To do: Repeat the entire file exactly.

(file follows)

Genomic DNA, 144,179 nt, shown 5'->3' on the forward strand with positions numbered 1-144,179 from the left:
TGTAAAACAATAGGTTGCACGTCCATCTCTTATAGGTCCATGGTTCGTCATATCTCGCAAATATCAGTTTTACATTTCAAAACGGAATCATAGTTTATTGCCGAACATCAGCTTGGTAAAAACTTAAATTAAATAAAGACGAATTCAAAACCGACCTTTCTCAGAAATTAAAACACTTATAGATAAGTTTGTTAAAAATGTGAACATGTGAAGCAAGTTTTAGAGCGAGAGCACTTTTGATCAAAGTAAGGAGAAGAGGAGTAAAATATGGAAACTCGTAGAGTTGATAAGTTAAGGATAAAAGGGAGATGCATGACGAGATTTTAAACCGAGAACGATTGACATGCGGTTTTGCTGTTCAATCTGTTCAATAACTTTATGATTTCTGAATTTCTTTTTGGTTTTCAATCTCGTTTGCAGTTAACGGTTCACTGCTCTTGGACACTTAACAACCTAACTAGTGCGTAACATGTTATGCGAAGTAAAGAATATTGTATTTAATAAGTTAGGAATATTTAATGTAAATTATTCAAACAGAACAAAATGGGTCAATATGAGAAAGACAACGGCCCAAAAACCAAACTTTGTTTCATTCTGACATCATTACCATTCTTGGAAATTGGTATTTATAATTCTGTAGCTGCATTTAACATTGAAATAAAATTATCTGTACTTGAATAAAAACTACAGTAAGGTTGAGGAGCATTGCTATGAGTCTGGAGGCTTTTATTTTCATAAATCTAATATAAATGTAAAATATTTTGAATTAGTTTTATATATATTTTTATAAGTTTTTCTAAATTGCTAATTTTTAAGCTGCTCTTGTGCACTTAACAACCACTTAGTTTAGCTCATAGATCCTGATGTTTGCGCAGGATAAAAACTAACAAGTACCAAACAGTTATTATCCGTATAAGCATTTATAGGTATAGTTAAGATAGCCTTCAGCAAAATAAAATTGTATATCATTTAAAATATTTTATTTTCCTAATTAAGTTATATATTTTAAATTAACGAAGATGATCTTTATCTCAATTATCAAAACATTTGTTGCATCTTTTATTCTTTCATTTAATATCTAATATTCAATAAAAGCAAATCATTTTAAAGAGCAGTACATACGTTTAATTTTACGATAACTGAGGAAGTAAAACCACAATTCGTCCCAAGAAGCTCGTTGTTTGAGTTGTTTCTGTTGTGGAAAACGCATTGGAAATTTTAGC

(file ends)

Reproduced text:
Genomic DNA, 144,179 nt, shown 5'->3' on the forward strand with positions numbered 1-144,179 from the left:
TGTAAAACAATAGGTTGCACGTCCATCTCTTATAGGTCCATGGTTCGTCATATCTCGCAAATATCAGTTTTACATTTCAAAACGGAATCATAGTTTATTGCCGAACATCAGCTTGGTAAAAACTTAAATTAAATAAAGACGAATTCAAAACCGACCTTTCTCAGAAATTAAAACACTTATAGATAAGTTTGTTAAAAATGTGAACATGTGAAGCAAGTTTTAGAGCGAGAGCACTTTTGATCAAAGTAAGGAGAAGAGGAGTAAAATATGGAAACTCGTAGAGTTGATAAGTTAAGGATAAAAGGGAGATGCATGACGAGATTTTAAACCGAGAACGATTGACATGCGGTTTTGCTGTTCAATCTGTTCAATAACTTTATGATTTCTGAATTTCTTTTTGGTTTTCAATCTCGTTTGCAGTTAACGGTTCACTGCTCTTGGACACTTAACAACCTAACTAGTGCGTAACATGTTATGCGAAGTAAAGAATATTGTATTTAATAAGTTAGGAATATTTAATGTAAATTATTCAAACAGAACAAAATGGGTCAATATGAGAAAGACAACGGCCCAAAAACCAAACTTTGTTTCATTCTGACATCATTACCATTCTTGGAAATTGGTATTTATAATTCTGTAGCTGCATTTAACATTGAAATAAAATTATCTGTACTTGAATAAAAACTACAGTAAGGTTGAGGAGCATTGCTATGAGTCTGGAGGCTTTTATTTTCATAAATCTAATATAAATGTAAAATATTTTGAATTAGTTTTATATATATTTTTATAAGTTTTTCTAAATTGCTAATTTTTAAGCTGCTCTTGTGCACTTAACAACCACTTAGTTTAGCTCATAGATCCTGATGTTTGCGCAGGATAAAAACTAACAAGTACCAAACAGTTATTATCCGTATAAGCATTTATAGGTATAGTTAAGATAGCCTTCAGCAAAATAAAATTGTATATCATTTAAAATATTTTATTTTCCTAATTAAGTTATATATTTTAAATTAACGAAGATGATCTTTATCTCAATTATCAAAACATTTGTTGCATCTTTTATTCTTTCATTTAATATCTAATATTCAATAAAAGCAAATCATTTTAAAGAGCAGTACATACGTTTAATTTTACGATAACTGAGGAAGTAAAACCACAATTCGTCCCAAGAAGCTCGTTGTTTGAGTTGTTTCTGTTGTGGAAAACGCATTGGAAATTTTAGC